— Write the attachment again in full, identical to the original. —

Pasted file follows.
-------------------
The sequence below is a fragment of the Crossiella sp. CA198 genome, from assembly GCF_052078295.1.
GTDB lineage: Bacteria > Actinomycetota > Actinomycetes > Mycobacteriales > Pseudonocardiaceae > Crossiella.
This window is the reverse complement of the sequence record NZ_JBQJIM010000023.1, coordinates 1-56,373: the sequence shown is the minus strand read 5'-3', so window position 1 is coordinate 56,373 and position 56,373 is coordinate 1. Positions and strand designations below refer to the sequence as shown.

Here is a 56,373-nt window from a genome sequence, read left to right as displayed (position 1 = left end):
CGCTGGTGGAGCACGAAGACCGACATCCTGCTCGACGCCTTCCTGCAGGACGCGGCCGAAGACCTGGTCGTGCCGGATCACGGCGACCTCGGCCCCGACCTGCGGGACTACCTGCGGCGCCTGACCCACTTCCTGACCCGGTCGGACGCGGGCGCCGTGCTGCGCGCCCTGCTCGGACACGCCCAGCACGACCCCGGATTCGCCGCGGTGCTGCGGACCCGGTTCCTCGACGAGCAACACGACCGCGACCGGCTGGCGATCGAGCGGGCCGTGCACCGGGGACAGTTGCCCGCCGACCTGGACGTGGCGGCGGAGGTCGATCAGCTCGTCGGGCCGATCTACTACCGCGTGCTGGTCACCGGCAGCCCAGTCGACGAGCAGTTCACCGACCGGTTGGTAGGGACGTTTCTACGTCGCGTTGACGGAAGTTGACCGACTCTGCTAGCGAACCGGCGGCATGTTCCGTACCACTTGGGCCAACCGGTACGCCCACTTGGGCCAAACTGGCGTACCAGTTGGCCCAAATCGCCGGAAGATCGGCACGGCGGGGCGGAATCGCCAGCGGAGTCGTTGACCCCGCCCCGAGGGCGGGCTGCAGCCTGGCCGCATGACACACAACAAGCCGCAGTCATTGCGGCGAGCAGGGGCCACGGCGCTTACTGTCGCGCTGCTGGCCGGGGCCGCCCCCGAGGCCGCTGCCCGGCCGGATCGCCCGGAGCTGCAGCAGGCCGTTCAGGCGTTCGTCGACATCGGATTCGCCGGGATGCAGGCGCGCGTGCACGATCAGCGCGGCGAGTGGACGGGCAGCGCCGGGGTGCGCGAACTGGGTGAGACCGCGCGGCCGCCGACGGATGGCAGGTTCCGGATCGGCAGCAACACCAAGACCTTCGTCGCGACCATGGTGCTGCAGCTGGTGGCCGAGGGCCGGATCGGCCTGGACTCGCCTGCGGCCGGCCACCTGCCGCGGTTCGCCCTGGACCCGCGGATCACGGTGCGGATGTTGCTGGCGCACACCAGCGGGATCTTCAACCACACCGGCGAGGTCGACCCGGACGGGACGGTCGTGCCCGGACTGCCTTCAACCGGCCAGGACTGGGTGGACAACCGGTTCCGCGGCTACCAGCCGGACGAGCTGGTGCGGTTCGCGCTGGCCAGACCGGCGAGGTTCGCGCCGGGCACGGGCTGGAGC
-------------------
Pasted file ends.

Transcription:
The sequence below is a fragment of the Crossiella sp. CA198 genome, from assembly GCF_052078295.1.
GTDB lineage: Bacteria > Actinomycetota > Actinomycetes > Mycobacteriales > Pseudonocardiaceae > Crossiella.
This window is the reverse complement of the sequence record NZ_JBQJIM010000023.1, coordinates 1-56,373: the sequence shown is the minus strand read 5'-3', so window position 1 is coordinate 56,373 and position 56,373 is coordinate 1. Positions and strand designations below refer to the sequence as shown.

Here is a 56,373-nt window from a genome sequence, read left to right as displayed (position 1 = left end):
CGCTGGTGGAGCACGAAGACCGACATCCTGCTCGACGCCTTCCTGCAGGACGCGGCCGAAGACCTGGTCGTGCCGGATCACGGCGACCTCGGCCCCGACCTGCGGGACTACCTGCGGCGCCTGACCCACTTCCTGACCCGGTCGGACGCGGGCGCCGTGCTGCGCGCCCTGCTCGGACACGCCCAGCACGACCCCGGATTCGCCGCGGTGCTGCGGACCCGGTTCCTCGACGAGCAACACGACCGCGACCGGCTGGCGATCGAGCGGGCCGTGCACCGGGGACAGTTGCCCGCCGACCTGGACGTGGCGGCGGAGGTCGATCAGCTCGTCGGGCCGATCTACTACCGCGTGCTGGTCACCGGCAGCCCAGTCGACGAGCAGTTCACCGACCGGTTGGTAGGGACGTTTCTACGTCGCGTTGACGGAAGTTGACCGACTCTGCTAGCGAACCGGCGGCATGTTCCGTACCACTTGGGCCAACCGGTACGCCCACTTGGGCCAAACTGGCGTACCAGTTGGCCCAAATCGCCGGAAGATCGGCACGGCGGGGCGGAATCGCCAGCGGAGTCGTTGACCCCGCCCCGAGGGCGGGCTGCAGCCTGGCCGCATGACACACAACAAGCCGCAGTCATTGCGGCGAGCAGGGGCCACGGCGCTTACTGTCGCGCTGCTGGCCGGGGCCGCCCCCGAGGCCGCTGCCCGGCCGGATCGCCCGGAGCTGCAGCAGGCCGTTCAGGCGTTCGTCGACATCGGATTCGCCGGGATGCAGGCGCGCGTGCACGATCAGCGCGGCGAGTGGACGGGCAGCGCCGGGGTGCGCGAACTGGGTGAGACCGCGCGGCCGCCGACGGATGGCAGGTTCCGGATCGGCAGCAACACCAAGACCTTCGTCGCGACCATGGTGCTGCAGCTGGTGGCCGAGGGCCGGATCGGCCTGGACTCGCCTGCGGCCGGCCACCTGCCGCGGTTCGCCCTGGACCCGCGGATCACGGTGCGGATGTTGCTGGCGCACACCAGCGGGATCTTCAACCACACCGGCGAGGTCGACCCGGACGGGACGGTCGTGCCCGGACTGCCTTCAACCGGCCAGGACTGGGTGGACAACCGGTTCCGCGGCTACCAGCCGGACGAGCTGGTGCGGTTCGCGCTGGCCAGACCGGCGAGGTTCGCGCCGGGCACGGGCTGGAGC